After completing the prior level of swim lessons late last year, they said they liked it and wanted to continue with the program and start the next level of lessons in early 2014. Thus we paid the fee (double since we have twins) and signed them up at our local recreation center.
As soon as Teddy popped out of bed last Saturday, he started saying he didn’t want to go to swim lessons. When asked why, he could not provide an explanation. He refused to get dressed. He refused to brush his teeth. He refused to eat breakfast. Teddy, in all fairness, was having a very bad day too.
Usually, Teddy can easily be threatened or bribed. These are tools us parents use when all else fails. We try to use them sparingly. On a small scale, when you follow through and are consistent, both are time tested useful parenting tactics.
We tried bribing Teddy with post swim lessons donuts. Nope.
We tried bribing him with candy. Nope.
We threatened to take away his new favorite toy, his iPad, for a week. He did not care, he said.
I was fed up. I yelled. I screamed. My wife followed suit. We were spitting nails. I threatened to leave him at home to spend the whole day in his room. I was serious. I hate yelling, but I yelled some more.
“You told us you wanted to do this! It was your idea!”
I repeated this over, over and over again.
Finally, I dropped the grenade that I thought would force him in the car.
I threatened to cancel his birthday party.
Yep, no birthday for a five year old.
His twin brother could celebrate, but he would get nothing. No party. No cake. Nothing.
He cried and cried and cried. He was hysterical. At that point, there was no way he was getting in the car. I took his brother to the recreation center and left Teddy alone at home, in his room, with his mother downstairs doing laundry. He was in a bad place and so were we.
I came home from swim lessons with our other child Cooper and apologized to Teddy. Despite his poor, ungrateful and wasteful attitude, I had overreacted and taken the threats to the extreme.
I never planned to cancel his birthday party. Threats only work if they are real and you follow through with them. My wife pointed out that I went over the line. That threat sucked. I justified the threat (we were already late, I did not want to make Cooper late for Teddy’s temper tantrum), but realized it was over the top.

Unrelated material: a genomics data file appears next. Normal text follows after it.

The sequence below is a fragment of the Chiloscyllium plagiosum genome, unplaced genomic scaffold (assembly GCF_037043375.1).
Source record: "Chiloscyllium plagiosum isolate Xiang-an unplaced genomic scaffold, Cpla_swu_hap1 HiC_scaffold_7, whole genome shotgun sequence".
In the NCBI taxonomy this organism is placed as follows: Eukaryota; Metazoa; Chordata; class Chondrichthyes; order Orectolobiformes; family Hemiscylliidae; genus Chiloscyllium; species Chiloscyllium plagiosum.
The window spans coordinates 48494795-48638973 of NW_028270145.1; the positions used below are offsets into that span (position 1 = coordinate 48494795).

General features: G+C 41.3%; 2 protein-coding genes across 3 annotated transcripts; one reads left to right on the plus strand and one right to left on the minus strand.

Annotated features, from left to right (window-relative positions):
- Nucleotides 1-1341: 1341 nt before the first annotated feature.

Teddy apologized to me. He told me he was sorry and he does not know why he was in a bad mood. He wants to go to swim lessons next week.
Today, Teddy told his mommy she was the best mommy in the world. He told me I was the best daddy in the world. He thanked me for warming up the car for him so he wouldn’t be cold this morning on his ride to daycare. He loved that I carried him through the garage, to the car, buckled his seatbelt for him and gave him a kiss as I do every morning. He has forgotten all about this incident that happened just five days ago.
After thinking about the situation, at first, I felt guilty for the way I handled it.
I was wrong, but none of us our perfect. Not me. Not you. Not even Ted Williams.
Parenting, like baseball, is a grind.
Each day you wake up and there’s a new game to be played. Year, after year, after year, you play the game and hope that one day, your legacy will be deemed successful and worthwhile.
The night before my son’s bad day, he had experienced his first NBA game and ate at a fine dining restaurant that most kids don’t have the opportunity to experience. The day after the incident, we went sledding with new snazzy snow tubes and made timeless memories.
Sandwiched in between Friday and Sunday was a bad day.
Ted Williams had bad days in 1941. He was not a bad baseball player. He one of the best baseball players to ever live.
We have bad days as parents, but that does not make us bad parents.
Here are some tips for getting past a bad parenting day:
1) Never expect perfection from yourself or your child
2) Try to wipe the slate clean after a bad day and start fresh the next day
3) Talk to your spouse or a friend about how you handled the situation and be open to constructive criticism
4) Try to rest well that night and get a full eight hours of sleep
5) Recognize and reward your children when they exhibit good behaviors
6) Be kind to yourself
7) Be mindful that most of the time, bad days are just bad days and are not part of a deeper issue
Bad parents ignore their children. Bad parents are apathetic about parenting. Bad parents grossly criticize their children in public and private. Bad parents take their anger, depression, and/or frustrations out on their kids. Bad parents are undependable. Bad parents physically and mentally abuse their children.
I’m not a bad parent, I just struck out that one day.
I’m really looking forward to tomorrow’s game.
Have you ever had a bad day? How do you handle/overcome similar situations like these?